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18 June 2016

VoxEU: The pound and the macroeconomic effects of Brexit

A depreciation of the pound following a vote to leave the EU could well generate an export boom, but this would not compensate for the damage to UK's internal demand and to its ability to access external financing of its deficits. This would put the UK's low-risk status in jeopardy.

Ahead of the EU referendum in the UK, the pound has been falling markedly. The high volatility and relative weakness of the pound may not come to an end on June 23. If the UK opts to leave the EU, persistent uncertainty over what Brexit actually means is likely to produce much more of the same for quite a long time.

A prolonged period of uncertainty would be unavoidable, because there are many areas in which the EU and the UK are strictly interrelated (trade, finance, energy, environment, border security, defence, and so on). As policymakers try to sort out the post-Brexit regime, many tables would have to be re-opened at once, both multilaterally and bilaterally. Every table would create opportunities for disagreement and numerous unexpected issues may arise. Every issue would create policy conflict and political games, resulting in delays and amplifying uncertainty about the final outcome.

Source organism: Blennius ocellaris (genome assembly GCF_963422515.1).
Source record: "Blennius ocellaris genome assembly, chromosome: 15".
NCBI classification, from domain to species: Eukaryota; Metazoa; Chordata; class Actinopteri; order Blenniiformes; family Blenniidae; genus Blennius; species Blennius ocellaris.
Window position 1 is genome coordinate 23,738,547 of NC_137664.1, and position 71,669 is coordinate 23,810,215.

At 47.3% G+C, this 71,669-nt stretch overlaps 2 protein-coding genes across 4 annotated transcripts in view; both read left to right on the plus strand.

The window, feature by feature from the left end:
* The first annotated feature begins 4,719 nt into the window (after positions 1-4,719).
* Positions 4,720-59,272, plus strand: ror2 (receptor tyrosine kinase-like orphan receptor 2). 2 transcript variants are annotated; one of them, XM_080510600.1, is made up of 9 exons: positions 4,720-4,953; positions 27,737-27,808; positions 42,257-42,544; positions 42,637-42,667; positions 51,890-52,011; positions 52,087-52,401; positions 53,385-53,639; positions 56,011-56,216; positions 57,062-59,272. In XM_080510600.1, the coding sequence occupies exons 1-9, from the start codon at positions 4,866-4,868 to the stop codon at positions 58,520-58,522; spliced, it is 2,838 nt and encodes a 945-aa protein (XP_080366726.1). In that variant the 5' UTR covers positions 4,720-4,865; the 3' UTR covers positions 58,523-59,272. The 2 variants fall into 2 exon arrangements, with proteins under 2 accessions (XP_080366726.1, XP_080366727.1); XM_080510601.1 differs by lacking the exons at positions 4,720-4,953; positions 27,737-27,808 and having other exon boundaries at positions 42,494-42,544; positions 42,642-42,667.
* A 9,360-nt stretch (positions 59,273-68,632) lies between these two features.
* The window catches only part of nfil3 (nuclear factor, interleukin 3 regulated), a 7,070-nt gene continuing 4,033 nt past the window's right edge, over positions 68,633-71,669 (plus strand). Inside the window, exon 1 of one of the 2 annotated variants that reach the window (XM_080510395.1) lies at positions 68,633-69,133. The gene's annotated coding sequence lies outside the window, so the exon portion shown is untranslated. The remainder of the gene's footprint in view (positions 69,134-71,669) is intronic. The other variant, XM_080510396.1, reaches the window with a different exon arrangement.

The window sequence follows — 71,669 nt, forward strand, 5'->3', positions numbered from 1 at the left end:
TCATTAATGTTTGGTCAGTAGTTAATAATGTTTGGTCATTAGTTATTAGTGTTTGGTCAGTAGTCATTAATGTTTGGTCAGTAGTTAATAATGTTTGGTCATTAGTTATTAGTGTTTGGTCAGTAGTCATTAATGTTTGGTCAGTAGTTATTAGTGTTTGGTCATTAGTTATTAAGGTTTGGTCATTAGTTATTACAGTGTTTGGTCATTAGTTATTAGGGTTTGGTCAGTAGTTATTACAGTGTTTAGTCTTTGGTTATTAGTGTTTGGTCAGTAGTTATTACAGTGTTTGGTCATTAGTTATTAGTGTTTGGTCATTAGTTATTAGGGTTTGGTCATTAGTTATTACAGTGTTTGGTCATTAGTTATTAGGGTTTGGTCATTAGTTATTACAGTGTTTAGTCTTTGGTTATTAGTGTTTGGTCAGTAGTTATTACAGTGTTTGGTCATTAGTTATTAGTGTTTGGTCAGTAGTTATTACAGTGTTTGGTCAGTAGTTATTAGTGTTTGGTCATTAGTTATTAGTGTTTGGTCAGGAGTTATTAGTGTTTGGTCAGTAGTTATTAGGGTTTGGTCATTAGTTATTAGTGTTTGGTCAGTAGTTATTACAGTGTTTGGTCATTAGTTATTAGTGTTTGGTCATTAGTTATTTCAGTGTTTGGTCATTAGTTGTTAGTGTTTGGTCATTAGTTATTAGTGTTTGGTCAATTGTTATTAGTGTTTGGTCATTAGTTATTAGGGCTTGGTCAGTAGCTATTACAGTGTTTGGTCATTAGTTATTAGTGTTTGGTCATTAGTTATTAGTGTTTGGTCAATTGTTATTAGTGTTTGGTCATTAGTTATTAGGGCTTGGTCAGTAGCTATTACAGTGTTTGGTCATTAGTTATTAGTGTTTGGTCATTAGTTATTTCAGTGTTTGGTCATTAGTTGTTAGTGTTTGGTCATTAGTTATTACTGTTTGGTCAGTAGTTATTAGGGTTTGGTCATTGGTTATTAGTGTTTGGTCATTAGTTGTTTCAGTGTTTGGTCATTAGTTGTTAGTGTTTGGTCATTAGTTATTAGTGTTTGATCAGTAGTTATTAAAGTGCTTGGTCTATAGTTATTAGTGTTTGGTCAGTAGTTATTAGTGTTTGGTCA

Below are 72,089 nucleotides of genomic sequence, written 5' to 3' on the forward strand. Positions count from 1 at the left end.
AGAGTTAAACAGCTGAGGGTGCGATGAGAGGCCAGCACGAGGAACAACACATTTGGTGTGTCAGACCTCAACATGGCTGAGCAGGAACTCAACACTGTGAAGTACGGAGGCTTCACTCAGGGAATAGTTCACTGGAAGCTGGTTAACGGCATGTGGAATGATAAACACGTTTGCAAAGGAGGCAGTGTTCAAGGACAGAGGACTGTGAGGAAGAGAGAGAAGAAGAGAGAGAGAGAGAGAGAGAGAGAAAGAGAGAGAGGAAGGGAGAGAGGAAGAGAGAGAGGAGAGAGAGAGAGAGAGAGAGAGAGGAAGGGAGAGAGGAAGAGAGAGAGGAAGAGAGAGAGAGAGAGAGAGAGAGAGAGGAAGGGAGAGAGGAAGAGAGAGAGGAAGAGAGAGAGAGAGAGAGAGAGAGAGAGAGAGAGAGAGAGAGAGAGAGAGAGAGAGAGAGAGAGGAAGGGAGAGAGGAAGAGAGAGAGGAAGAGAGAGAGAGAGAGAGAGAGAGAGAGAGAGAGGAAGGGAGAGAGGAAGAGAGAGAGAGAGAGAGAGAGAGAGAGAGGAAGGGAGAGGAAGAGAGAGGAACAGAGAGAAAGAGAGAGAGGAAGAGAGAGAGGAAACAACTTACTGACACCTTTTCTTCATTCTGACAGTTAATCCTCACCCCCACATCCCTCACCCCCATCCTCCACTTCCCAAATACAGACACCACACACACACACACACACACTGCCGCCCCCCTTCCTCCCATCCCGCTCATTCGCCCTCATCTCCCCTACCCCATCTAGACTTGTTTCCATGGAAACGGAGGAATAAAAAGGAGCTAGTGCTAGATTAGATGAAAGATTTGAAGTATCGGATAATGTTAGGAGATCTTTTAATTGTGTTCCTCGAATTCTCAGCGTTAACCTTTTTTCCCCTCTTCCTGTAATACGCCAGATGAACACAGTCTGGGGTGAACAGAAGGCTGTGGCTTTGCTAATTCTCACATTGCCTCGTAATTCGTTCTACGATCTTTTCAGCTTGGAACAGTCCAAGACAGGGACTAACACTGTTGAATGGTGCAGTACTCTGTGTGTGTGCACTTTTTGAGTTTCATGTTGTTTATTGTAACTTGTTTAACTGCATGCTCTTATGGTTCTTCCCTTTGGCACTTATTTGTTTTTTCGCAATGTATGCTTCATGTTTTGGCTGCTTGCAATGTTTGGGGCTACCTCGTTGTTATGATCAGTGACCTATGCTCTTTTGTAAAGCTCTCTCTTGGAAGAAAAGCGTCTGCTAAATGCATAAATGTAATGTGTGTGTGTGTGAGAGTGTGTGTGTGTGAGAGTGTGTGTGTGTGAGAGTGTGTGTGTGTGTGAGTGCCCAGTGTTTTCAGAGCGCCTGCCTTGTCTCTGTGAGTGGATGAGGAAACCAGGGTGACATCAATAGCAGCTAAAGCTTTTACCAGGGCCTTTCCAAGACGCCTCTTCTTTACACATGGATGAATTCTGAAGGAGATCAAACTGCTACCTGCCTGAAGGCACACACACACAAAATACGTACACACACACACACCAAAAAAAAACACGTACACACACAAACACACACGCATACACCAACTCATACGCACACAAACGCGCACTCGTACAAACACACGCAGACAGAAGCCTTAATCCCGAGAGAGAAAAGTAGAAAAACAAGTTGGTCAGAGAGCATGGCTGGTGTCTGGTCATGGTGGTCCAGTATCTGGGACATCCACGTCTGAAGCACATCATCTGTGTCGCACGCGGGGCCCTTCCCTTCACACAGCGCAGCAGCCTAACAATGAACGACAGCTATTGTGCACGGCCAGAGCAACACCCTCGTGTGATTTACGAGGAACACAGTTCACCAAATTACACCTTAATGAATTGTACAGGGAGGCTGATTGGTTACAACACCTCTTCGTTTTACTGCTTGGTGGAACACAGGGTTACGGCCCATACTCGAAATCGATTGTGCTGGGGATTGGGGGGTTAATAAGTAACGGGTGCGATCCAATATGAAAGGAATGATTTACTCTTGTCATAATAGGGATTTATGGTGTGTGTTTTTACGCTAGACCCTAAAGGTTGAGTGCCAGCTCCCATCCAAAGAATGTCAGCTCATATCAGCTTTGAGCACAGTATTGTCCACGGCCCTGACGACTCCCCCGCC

While some studies warn against the costs and risks of a currency ‘collapse’ in this environment, many observers are more optimistic and stress a potential benefit for the UK. [...] 

Based on related work (Corsetti et al. 2016), we argue that things are not that simple. A hike in country risk can hardly be welcomed as a good thing. As the periphery of the Eurozone has amply demonstrated, country risk means that the government, firms and households in a country suffer from deteriorating borrowing conditions. While net exports expand, internal demand suffers. Fiscal policy becomes more costly and politically difficult to resort to, as markets may show little or no tolerance for widening deficits. [...]

Full column on VoxEU


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